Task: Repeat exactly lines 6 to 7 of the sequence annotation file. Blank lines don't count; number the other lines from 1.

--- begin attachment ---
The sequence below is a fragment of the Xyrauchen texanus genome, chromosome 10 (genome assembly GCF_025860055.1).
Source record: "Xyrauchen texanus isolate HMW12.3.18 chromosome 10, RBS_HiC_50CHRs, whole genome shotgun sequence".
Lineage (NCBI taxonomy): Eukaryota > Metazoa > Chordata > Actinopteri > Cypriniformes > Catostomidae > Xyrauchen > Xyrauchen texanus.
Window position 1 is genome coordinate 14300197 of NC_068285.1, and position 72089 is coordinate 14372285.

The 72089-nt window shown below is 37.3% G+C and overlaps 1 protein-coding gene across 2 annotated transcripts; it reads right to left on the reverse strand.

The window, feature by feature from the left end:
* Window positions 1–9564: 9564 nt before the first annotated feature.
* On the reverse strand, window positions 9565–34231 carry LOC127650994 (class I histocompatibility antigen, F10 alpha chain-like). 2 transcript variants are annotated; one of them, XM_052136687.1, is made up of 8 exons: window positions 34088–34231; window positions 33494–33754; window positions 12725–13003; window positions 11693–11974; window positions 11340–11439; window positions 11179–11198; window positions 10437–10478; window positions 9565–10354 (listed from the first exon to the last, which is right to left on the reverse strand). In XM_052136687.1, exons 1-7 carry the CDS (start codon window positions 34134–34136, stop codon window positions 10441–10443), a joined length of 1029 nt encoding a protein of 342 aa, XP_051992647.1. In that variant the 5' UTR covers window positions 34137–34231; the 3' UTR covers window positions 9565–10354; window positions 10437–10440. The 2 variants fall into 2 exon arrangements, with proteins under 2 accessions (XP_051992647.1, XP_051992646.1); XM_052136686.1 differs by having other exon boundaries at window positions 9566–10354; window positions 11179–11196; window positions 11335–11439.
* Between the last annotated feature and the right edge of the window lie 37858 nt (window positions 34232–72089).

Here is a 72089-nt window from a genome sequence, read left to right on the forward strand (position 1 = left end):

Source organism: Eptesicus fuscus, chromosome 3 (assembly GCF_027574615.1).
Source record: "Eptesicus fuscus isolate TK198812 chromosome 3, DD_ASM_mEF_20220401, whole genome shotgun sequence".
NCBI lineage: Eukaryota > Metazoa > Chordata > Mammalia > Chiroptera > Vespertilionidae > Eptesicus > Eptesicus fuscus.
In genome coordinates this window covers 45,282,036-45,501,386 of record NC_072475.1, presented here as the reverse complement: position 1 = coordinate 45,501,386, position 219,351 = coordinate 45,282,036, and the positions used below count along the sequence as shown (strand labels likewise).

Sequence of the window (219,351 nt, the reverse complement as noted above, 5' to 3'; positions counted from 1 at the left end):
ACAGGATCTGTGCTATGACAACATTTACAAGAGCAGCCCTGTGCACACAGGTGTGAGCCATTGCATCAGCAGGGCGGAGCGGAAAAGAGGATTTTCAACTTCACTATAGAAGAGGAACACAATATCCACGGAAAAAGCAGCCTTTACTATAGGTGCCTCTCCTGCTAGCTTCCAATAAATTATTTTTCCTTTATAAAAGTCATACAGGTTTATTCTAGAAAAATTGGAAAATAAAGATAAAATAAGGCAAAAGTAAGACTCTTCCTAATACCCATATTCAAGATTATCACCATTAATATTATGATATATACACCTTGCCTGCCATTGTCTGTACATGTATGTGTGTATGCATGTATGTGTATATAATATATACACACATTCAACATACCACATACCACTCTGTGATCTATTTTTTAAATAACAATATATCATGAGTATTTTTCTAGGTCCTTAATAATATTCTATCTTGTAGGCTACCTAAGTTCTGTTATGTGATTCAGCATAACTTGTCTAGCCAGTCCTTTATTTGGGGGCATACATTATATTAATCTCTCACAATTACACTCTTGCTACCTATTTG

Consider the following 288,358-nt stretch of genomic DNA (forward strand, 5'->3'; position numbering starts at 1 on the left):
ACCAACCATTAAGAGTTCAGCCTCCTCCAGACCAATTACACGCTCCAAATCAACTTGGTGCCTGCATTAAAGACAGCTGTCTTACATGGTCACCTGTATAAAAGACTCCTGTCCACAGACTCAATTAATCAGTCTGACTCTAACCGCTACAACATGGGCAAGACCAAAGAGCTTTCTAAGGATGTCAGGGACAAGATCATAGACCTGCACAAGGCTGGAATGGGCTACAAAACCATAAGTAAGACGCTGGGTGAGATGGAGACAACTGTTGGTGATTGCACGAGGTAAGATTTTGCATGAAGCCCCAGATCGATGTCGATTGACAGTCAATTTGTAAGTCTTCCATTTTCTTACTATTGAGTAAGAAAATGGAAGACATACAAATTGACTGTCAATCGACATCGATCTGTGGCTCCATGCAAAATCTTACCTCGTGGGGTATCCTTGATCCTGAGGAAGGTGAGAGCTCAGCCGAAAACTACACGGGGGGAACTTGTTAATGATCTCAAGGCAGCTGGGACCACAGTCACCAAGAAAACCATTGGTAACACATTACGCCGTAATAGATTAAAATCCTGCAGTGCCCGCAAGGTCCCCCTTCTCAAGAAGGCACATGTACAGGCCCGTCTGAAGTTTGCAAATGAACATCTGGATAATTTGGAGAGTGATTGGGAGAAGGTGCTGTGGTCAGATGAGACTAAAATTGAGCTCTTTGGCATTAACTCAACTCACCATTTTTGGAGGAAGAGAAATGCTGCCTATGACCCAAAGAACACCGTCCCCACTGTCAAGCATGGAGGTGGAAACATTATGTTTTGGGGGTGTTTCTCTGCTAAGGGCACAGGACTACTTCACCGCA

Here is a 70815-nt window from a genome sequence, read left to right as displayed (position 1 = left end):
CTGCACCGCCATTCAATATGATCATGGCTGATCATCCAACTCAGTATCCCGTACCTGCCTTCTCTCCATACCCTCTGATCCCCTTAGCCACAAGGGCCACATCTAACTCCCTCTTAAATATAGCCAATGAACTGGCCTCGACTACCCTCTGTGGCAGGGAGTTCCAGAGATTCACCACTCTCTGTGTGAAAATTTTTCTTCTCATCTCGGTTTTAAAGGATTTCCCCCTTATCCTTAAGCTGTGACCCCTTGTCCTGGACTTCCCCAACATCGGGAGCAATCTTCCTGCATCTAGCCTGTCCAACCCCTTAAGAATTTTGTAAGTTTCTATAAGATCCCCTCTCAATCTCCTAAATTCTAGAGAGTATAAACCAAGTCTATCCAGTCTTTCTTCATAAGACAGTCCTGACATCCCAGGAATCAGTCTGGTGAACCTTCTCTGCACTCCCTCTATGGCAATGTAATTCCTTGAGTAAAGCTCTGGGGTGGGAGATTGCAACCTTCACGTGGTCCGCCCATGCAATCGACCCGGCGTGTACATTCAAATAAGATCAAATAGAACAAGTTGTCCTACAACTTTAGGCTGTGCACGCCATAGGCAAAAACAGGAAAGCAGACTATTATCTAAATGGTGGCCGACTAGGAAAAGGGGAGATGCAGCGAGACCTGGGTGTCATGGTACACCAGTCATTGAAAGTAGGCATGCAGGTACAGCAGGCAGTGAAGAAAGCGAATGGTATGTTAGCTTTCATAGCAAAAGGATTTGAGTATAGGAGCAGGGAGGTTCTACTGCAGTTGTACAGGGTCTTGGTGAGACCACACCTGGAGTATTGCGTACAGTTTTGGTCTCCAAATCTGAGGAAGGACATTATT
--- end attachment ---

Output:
The window, feature by feature from the left end:
* Window positions 1–9564: 9564 nt before the first annotated feature.